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Cayman Islands: British barrister under fire for defending government over gay marriage

March 2021

Dinah Rose QC from her Twitter
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A leading female barrister, Dinah Rose QC, has come under fire for defending the government of the Cayman Islands in a case over same-sex marriage.

Rose, who is also president of Magdalen College, Oxford, has been subjected to concerted abuse on and off social media from activists who are putting pressure on her to drop her client.

LGBT activists have also written to the college demanding that she resign as president unless she donates her fees to protecting the rights of gay people in the Caymans.

The case – Day and another (Appellants) v The Government of the Cayman Islands and another (Respondents) (Cayman Islands) – is now at the Judicial Committee of the Privy Council (JCPC).

Chantelle Day and Vickie Bodden Bush, a same-sex couple, wanted to marry in the Cayman Islands. In 2018, the Deputy Registrar refused their application for the appropriate marriage licence on the basis that the Marriage Law of the Cayman Islands defined marriage as ‘the union between a man and a woman as husband and wife’.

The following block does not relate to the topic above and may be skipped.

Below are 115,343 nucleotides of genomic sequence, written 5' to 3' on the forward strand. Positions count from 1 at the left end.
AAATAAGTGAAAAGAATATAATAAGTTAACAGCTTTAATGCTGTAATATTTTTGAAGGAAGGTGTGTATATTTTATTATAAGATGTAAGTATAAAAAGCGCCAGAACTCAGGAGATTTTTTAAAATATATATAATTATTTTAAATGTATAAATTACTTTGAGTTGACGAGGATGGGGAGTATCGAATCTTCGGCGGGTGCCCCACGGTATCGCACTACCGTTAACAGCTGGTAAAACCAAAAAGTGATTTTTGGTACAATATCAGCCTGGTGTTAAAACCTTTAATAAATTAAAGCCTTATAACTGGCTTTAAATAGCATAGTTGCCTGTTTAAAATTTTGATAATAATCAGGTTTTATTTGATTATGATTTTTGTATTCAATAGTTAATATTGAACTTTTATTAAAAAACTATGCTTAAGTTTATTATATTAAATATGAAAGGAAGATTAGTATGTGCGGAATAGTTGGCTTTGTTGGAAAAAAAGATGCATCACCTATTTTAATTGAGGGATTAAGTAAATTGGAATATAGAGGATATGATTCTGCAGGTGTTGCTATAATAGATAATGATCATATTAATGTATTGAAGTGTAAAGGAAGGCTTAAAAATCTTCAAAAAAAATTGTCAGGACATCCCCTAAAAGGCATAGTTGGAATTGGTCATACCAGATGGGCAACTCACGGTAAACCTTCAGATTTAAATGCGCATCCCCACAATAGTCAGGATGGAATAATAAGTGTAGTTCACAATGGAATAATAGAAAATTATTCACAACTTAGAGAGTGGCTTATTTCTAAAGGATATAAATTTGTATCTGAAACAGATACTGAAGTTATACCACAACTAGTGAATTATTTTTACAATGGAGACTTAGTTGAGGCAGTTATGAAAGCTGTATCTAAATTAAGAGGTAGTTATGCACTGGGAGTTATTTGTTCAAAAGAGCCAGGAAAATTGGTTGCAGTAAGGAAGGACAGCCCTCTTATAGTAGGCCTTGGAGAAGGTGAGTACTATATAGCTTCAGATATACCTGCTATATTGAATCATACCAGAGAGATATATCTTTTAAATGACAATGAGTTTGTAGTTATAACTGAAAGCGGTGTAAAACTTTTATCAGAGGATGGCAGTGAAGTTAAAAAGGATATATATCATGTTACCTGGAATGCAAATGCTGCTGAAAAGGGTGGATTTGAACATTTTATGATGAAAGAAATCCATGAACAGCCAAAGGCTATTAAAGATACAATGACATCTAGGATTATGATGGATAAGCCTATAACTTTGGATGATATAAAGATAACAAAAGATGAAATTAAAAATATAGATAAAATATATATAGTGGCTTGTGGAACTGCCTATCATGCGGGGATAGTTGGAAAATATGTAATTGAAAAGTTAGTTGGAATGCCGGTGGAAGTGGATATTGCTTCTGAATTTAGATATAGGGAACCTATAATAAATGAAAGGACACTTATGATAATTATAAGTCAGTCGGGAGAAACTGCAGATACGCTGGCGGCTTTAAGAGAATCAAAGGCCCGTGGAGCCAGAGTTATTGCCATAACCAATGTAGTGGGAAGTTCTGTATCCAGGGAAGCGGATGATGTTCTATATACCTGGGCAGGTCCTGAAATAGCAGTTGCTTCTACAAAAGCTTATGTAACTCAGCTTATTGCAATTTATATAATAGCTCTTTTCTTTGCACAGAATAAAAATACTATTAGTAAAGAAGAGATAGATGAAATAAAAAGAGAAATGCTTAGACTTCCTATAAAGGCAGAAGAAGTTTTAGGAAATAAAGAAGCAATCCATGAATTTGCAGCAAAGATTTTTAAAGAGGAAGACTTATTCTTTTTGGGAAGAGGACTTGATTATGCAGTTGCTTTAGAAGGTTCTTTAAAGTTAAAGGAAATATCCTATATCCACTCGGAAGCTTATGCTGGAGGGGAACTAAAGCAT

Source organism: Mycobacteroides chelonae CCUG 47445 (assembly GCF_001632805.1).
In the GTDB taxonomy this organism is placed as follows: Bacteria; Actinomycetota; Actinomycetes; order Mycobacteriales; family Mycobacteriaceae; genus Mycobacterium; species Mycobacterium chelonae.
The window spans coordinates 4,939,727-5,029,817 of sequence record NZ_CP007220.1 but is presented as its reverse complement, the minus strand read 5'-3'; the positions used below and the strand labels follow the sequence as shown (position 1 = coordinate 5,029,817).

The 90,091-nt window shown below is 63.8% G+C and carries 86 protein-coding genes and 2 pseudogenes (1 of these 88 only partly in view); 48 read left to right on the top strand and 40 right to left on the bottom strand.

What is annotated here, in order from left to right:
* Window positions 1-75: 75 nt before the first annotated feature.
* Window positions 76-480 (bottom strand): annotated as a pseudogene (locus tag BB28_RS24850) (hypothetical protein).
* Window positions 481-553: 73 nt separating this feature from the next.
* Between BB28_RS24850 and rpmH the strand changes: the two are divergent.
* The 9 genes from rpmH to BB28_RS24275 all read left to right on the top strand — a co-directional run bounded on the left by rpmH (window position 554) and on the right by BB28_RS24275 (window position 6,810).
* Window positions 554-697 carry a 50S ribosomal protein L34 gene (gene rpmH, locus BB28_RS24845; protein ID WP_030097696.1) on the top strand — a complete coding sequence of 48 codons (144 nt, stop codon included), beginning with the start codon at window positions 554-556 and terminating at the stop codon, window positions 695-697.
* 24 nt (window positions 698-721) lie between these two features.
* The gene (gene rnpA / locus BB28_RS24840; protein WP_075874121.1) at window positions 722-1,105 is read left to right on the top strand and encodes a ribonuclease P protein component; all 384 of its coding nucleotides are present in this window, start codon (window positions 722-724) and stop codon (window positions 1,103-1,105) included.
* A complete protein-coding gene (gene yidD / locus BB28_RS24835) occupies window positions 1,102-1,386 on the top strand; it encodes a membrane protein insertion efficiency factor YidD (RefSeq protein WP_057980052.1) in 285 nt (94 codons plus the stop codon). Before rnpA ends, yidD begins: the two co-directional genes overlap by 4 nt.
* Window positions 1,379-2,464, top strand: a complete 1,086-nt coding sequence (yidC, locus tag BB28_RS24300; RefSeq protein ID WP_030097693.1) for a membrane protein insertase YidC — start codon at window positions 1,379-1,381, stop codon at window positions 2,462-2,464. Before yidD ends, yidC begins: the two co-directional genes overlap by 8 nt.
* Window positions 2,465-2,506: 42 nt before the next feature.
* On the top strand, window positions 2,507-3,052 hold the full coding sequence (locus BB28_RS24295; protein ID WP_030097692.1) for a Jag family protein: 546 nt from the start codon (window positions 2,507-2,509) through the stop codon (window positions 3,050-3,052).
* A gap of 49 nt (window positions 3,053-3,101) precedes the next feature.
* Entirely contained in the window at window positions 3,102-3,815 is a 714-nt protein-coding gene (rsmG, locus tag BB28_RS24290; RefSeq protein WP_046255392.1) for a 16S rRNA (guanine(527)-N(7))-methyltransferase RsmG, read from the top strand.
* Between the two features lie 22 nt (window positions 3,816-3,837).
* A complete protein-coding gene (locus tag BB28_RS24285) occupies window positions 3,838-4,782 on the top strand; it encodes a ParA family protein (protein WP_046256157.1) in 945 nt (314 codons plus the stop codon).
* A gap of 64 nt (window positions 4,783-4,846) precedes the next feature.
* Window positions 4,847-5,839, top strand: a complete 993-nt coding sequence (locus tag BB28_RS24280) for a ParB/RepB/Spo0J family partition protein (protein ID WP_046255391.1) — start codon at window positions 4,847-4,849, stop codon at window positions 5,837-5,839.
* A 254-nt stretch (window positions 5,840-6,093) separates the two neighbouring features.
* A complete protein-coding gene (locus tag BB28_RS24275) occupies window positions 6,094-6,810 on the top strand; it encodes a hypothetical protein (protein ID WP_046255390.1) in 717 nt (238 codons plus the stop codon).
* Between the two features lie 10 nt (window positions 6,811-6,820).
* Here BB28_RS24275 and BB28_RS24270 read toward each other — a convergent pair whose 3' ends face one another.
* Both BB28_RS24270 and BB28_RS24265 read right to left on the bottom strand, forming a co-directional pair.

The couple applied to the Grand Court of the Cayman Islands for a declaration that the Marriage Law does not conform to the Bill of Rights, which forms part of the constitution of the Cayman Islands. They contested the law should be modified accordingly.

The Grand Court found in their favour, but the Court of Appeal of the Cayman Islands decided the Bill of Rights does not guarantee same-sex couples the right to marry. The case has now been taken to the Judicial Committee of the Privy Council.

Rose has said she will not step back from representing the Cayman government, stating that a barrister’s defence of a client should not be conflated with agreement of the client’s views.

It should be evident that a barrister defending a murderer is not a murderer; nor should a barrister defending what one critic has called a ‘homophobic case’ be accused of being homophobic or forced off the case because of activist pressure.

As reported in the Law Gazette, which listed a host of legal experts rallying round Rose – including the barrister for the prosecution in this case – Rose claimed it would be ‘an act of serious professional misconduct’ to withdraw from a case because of external pressure.

In a statement, she said, ‘It is a vital component of the administration of justice and the rule of law that barristers should not be identified with the views or positions of their clients.

‘Otherwise, barristers who are instructed in controversial cases may be subject to abuse and harassment, and deterred from taking them on.’

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